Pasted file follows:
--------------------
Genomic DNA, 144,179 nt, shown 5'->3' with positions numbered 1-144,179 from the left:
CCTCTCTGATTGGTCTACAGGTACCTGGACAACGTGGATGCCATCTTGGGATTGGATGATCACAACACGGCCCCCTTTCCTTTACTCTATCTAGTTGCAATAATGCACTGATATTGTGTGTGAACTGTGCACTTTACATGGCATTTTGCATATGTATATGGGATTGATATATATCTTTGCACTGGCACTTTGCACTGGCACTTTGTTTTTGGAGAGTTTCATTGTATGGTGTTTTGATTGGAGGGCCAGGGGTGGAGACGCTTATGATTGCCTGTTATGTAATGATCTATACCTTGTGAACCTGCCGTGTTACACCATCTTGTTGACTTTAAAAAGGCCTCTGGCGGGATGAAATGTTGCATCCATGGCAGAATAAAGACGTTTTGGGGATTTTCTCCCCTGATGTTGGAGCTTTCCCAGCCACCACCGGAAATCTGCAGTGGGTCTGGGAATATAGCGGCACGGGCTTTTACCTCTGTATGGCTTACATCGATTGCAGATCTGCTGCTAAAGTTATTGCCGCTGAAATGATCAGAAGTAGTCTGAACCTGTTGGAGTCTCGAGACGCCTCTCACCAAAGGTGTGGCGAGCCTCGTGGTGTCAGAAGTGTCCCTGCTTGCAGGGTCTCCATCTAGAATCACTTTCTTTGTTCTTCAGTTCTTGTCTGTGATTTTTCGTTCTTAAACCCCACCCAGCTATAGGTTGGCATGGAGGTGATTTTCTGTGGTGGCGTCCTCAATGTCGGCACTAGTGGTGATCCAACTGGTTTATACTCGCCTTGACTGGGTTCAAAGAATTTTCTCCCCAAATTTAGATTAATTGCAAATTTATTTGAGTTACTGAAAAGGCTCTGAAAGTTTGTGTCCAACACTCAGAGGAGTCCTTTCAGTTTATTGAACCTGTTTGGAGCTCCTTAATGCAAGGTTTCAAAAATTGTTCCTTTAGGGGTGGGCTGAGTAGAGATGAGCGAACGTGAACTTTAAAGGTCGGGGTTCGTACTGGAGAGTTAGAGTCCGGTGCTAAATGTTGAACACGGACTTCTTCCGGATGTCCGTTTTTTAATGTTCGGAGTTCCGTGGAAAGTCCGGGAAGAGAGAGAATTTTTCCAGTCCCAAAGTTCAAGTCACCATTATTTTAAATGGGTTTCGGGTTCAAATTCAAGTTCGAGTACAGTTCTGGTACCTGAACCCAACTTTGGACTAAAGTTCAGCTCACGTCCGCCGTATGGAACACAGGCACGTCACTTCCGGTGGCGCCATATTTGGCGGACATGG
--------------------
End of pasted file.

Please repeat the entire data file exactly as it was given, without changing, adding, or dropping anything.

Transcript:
Genomic DNA, 144,179 nt, shown 5'->3' with positions numbered 1-144,179 from the left:
CCTCTCTGATTGGTCTACAGGTACCTGGACAACGTGGATGCCATCTTGGGATTGGATGATCACAACACGGCCCCCTTTCCTTTACTCTATCTAGTTGCAATAATGCACTGATATTGTGTGTGAACTGTGCACTTTACATGGCATTTTGCATATGTATATGGGATTGATATATATCTTTGCACTGGCACTTTGCACTGGCACTTTGTTTTTGGAGAGTTTCATTGTATGGTGTTTTGATTGGAGGGCCAGGGGTGGAGACGCTTATGATTGCCTGTTATGTAATGATCTATACCTTGTGAACCTGCCGTGTTACACCATCTTGTTGACTTTAAAAAGGCCTCTGGCGGGATGAAATGTTGCATCCATGGCAGAATAAAGACGTTTTGGGGATTTTCTCCCCTGATGTTGGAGCTTTCCCAGCCACCACCGGAAATCTGCAGTGGGTCTGGGAATATAGCGGCACGGGCTTTTACCTCTGTATGGCTTACATCGATTGCAGATCTGCTGCTAAAGTTATTGCCGCTGAAATGATCAGAAGTAGTCTGAACCTGTTGGAGTCTCGAGACGCCTCTCACCAAAGGTGTGGCGAGCCTCGTGGTGTCAGAAGTGTCCCTGCTTGCAGGGTCTCCATCTAGAATCACTTTCTTTGTTCTTCAGTTCTTGTCTGTGATTTTTCGTTCTTAAACCCCACCCAGCTATAGGTTGGCATGGAGGTGATTTTCTGTGGTGGCGTCCTCAATGTCGGCACTAGTGGTGATCCAACTGGTTTATACTCGCCTTGACTGGGTTCAAAGAATTTTCTCCCCAAATTTAGATTAATTGCAAATTTATTTGAGTTACTGAAAAGGCTCTGAAAGTTTGTGTCCAACACTCAGAGGAGTCCTTTCAGTTTATTGAACCTGTTTGGAGCTCCTTAATGCAAGGTTTCAAAAATTGTTCCTTTAGGGGTGGGCTGAGTAGAGATGAGCGAACGTGAACTTTAAAGGTCGGGGTTCGTACTGGAGAGTTAGAGTCCGGTGCTAAATGTTGAACACGGACTTCTTCCGGATGTCCGTTTTTTAATGTTCGGAGTTCCGTGGAAAGTCCGGGAAGAGAGAGAATTTTTCCAGTCCCAAAGTTCAAGTCACCATTATTTTAAATGGGTTTCGGGTTCAAATTCAAGTTCGAGTACAGTTCTGGTACCTGAACCCAACTTTGGACTAAAGTTCAGCTCACGTCCGCCGTATGGAACACAGGCACGTCACTTCCGGTGGCGCCATATTTGGCGGACATGG